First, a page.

The Arlington National Cemetery website identifies William Henry Bisbee as “Brigadier General, United States Army.” Born in Woonsocket, R.I., in 1840, he followed his trade in retail merchandizing to Philadelphia, Delaware and Ohio while the storm clouds of domestic conflict were gathering.
In 1861, young Bisbee joined the Union army’s 18th U.S. Infantry organized in Columbus, Ohio, in response to President Abraham Lincoln’s call for troops to put down the rebellion of several Southern states. The great-grandfather-in-law of Frankford’s Joyce Wright-Fefel, Bisbee was destined to make history in more ways than one.
The enlisted soldier soon saw action with the Army of the Cumberland during a series of hard-fought contests: the Siege of Corinth, Miss., April-May 1862; Perryville, Ky., October 1862; Stones River, Tenn., December 1862 through January 1863; Chickamauga, Georgia, September 1863; Atlanta, Georgia, Campaign, including Rocky Faced Ridge, May 1864, and Jonesboro, July 1864; and duty at Lookout Mountain, Tenn., until July 1865.
During these grueling years of combat, William sustained wounds on three occasions. Specifically for bravery at the Battle of Stone’s River, he won several citations and a battlefield commission to second lieutenant from President Lincoln.
Having been blessed to survive four years of combat despite the Civil War’s high mortality rate, Bisbee chose to pursue a military career. He soon was engaged on the western frontier in what was known as the Indian Wars.
Promotions to captain and major came as Bisbee led detachments during the 1890s in Indian Territory (later, Oklahoma). When war with Spain came in 1898, he commanded a regiment in Cuba, fighting at Santiago and El Caney, as well as San Juan, Puerto Rico.
The frontline encounters saw Bisbee elevated to the rank of colonel. Within a few months, he sailed toward the Philippine Islands with another former Union Army officer, Gen. Arthur MacArthur, to become military governor over Pangasinan and Nueva Ecija provinces in central Luzon.
When a well-earned retirement came in 1902, Bisbee, now a brigadier general, was one of the longest-serving career officers of Civil War vintage. Taking a well-earned period of relaxation, he traveled extensively over the next four years before establishing his home in Brookline, Mass.
With four more decades remaining on this planet, Bisbee devoted his retirement years to reading and writing articles for The Army & Navy Journal. He preferred the peace and quiet of home to the more active participation in the GAR or Grand Army of the Republic — the American Legion of that period.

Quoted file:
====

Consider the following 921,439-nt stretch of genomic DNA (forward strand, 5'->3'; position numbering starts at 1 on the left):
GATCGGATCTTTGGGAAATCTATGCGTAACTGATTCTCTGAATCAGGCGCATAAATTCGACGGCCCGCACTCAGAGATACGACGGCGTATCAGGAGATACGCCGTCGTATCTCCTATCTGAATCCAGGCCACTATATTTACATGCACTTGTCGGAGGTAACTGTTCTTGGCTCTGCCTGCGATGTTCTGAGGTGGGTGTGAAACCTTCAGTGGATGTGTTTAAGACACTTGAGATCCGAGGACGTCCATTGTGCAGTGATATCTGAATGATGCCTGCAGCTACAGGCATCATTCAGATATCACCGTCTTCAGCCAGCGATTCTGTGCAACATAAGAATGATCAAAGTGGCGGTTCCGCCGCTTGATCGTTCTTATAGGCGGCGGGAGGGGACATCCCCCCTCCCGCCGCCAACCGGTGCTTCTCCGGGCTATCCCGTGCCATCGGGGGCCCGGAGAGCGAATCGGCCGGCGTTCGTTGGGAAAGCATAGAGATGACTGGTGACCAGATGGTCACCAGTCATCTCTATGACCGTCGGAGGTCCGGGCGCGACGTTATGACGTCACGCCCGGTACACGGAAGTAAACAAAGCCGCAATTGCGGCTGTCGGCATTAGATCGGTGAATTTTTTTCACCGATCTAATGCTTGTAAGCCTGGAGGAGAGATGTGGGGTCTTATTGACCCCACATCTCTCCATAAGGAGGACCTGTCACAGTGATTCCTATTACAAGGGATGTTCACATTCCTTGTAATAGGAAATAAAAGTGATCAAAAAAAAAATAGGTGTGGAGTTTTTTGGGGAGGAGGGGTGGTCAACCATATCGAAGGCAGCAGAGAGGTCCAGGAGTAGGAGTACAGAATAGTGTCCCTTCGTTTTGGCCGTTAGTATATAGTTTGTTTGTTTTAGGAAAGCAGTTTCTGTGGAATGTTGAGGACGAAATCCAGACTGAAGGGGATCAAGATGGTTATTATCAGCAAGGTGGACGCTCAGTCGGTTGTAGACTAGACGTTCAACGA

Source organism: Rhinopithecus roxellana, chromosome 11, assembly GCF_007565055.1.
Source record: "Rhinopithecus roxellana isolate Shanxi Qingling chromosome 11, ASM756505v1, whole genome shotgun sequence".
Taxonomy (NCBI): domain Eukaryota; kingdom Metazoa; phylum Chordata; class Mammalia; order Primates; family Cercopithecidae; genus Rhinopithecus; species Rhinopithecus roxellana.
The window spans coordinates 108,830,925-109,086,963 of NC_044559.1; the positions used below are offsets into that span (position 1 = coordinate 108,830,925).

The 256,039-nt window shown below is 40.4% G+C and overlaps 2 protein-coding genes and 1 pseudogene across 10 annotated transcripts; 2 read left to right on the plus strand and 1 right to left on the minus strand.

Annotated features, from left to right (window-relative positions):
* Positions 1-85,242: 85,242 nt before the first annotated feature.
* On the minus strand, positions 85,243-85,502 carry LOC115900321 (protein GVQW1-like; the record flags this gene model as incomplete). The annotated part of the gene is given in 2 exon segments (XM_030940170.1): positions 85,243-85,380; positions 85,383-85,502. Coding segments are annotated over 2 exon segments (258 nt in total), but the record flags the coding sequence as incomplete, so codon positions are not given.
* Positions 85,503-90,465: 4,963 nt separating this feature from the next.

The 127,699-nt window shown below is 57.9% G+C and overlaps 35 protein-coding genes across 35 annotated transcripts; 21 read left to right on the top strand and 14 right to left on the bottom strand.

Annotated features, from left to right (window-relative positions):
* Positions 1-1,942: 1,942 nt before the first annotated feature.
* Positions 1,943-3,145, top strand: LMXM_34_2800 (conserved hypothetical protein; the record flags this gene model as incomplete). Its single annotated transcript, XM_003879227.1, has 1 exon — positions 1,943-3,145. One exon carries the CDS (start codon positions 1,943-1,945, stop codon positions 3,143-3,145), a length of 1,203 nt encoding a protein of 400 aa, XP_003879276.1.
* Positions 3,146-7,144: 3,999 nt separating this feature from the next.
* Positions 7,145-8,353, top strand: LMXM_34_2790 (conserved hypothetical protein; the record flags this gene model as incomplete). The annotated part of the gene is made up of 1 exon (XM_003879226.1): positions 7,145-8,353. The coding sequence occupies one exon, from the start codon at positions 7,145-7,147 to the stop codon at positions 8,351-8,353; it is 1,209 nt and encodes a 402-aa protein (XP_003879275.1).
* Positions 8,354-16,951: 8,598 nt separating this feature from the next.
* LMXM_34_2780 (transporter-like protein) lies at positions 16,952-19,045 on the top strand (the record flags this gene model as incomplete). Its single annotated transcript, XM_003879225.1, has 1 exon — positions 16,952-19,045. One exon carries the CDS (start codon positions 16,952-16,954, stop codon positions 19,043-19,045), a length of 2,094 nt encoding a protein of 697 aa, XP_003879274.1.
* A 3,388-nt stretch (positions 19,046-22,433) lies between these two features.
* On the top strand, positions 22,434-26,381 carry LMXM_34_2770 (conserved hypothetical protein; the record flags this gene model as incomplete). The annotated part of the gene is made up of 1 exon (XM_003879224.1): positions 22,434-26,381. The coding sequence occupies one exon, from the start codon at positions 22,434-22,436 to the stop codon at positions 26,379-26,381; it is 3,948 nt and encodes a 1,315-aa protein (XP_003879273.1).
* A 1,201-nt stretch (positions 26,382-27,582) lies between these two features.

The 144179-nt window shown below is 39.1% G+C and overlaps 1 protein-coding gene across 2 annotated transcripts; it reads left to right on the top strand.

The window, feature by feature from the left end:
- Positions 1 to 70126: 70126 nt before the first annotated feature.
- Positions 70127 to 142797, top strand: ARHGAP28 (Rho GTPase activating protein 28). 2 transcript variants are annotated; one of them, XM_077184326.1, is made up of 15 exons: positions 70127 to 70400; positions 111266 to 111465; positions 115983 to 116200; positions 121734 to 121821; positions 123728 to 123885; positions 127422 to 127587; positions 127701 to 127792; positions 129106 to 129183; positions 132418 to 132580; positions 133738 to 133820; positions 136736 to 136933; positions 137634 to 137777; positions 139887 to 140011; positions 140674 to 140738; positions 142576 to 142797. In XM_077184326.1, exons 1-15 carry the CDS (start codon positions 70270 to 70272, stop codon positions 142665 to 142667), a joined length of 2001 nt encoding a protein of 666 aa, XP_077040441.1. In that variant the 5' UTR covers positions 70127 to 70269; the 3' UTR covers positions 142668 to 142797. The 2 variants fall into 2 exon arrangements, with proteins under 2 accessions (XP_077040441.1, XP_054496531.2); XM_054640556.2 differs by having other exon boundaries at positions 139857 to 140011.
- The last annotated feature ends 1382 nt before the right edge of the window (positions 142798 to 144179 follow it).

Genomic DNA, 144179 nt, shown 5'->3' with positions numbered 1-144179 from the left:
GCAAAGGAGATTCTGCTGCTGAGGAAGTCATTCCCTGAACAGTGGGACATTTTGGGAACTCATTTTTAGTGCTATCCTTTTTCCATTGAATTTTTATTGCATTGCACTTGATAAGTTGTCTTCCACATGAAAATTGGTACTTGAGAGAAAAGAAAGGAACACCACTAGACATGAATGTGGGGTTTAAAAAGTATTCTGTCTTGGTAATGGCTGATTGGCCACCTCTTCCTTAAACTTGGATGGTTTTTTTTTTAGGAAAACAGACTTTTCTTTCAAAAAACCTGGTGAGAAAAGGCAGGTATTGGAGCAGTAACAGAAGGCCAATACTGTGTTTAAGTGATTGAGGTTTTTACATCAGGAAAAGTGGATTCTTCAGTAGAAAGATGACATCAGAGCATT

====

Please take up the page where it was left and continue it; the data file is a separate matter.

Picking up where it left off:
But time did pass, and notoriety caught up with him on the celebration of his centennial birthday. Numerous articles appeared in newspapers, highlighting the general’s lengthy career of service to the nation.
President Franklin D. Roosevelt sent a handwritten note of congratulations: “Yours has been a long and varied career, embracing as it does Civil War service, as well as service in the Indian campaigns, the War with Spain, and the Phillipine (sic) Insurrection.”
The president continued, “I desire, also, to congratulate you on repeated acts of gallantry which won for you deserved recognition as an able soldier and a fearless leader. Your patriotic service has enriched the traditions of the American Army and your devotion to duty stands as an inspiring example to the rising generation.”
For “devotion to duty,” Maj. Gen. James A. Woodruff decorated Brig. Gen. William Henry Bisbee, surrounded by three generations on the occasion of his 100th birthday, with the Order of the Purple Heart for “repeated acts of bravery 80 years ago.”
His death came at age 102 in 1942, while World War II was enveloping the globe. With full military honors, Bisbee’s burial took place at Arlington National Cemetery.
His legacy includes a memoir completed in 1921, titled “Reminiscences of General William H. Bisbee.” A copy of this historical manuscript of 181 type-written pages is destined for a New England archive so that future generations will learn about a young tradesman who became a national hero through dedication and self-sacrifice.
Tom Ryan is the author of the dual award-winning “Spies, Scouts & Secrets in the Gettysburg Campaign.” Signed copies are available at Bethany Beach Books and Browseabout Books in Rehoboth. Contact him at firstname.lastname@example.org, or visit his website at www.tomryan-civilwar.com.